While we are committed to the education of all children, our main focus is on the education of young girls and women. There is a gender disparity in education; the majority of village children who receive education are boys, while Jikow girls only have a 1 % completion rate of secondary school. This is, in part, due to the "traditional" Sudanese ideology that girls should not attend school. This belief system of keeping girls out of school and imposing early marriages is a large impediment to self-sufficiency for young women. Even those parents who would otherwise allow their daughters to attend school, often keep them at home to help prepare food for their families.

Through education, we can achieve an enhanced lifestyle and empower young girls and women of all ages.

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Community  Center

Our first step will be to build a community center that will house a lunch room for visitors to share meals and baby formula, a play center for village children, and a chapel for religious services. As in the United States, Sudan's Christians are of many denominations. Out of respect for all faith groups, the chapel will be non-denominational so that all Christians may practice their faith there.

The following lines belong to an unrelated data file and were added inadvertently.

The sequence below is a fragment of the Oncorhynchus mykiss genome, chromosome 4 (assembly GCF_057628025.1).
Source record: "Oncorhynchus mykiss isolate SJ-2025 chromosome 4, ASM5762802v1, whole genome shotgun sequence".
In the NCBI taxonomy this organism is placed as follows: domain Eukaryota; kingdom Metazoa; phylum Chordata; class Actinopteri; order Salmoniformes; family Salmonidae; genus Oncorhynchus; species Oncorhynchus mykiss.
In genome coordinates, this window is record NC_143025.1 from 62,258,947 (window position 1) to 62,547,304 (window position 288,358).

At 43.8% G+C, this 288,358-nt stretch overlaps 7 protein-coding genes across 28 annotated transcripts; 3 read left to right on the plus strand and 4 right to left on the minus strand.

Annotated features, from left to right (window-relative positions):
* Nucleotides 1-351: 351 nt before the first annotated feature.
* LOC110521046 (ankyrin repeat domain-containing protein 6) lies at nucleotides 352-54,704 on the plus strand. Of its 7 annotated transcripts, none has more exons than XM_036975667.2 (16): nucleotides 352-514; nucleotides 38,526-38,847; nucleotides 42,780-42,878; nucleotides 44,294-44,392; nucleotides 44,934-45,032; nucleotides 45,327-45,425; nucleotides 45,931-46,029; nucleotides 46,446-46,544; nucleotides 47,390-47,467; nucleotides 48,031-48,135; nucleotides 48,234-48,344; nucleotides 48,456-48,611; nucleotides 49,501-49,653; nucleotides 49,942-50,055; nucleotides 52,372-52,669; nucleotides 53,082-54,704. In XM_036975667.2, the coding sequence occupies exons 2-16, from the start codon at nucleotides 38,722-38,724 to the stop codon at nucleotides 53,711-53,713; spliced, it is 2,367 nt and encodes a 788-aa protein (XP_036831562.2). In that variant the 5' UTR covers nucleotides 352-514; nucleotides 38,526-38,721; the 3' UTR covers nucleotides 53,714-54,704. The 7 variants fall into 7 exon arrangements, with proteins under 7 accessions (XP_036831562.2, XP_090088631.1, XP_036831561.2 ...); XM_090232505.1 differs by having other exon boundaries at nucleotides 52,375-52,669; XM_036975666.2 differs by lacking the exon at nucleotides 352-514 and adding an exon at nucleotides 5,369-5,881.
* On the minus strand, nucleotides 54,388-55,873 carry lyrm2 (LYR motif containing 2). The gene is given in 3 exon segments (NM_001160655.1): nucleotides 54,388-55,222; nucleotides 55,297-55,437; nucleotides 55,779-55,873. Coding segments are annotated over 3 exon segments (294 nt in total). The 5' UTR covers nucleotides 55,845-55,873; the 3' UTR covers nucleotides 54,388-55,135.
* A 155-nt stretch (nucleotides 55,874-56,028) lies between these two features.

The city of Jikow has graciously donated the land to build our facilities.

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Jikow School

Our second step will be to build a school for village children. Until a separate building is ready, students and orphans will be helped as much as possible with the first facility.

Meet the family »

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Medical Center

Our final goal is a medical center
Although the South Sudanese constitution actually guarantees free medical care for every citizen, the budget for medical care literally comes out to enough for a box of band aids for every citizen. South Sudan has lacked real medical care for so long that the goal seems like a pipe dream. On the other hand it is unthinkable to leave so many without care. Currently the nearest medical care is 4 hours away in Ethiopia.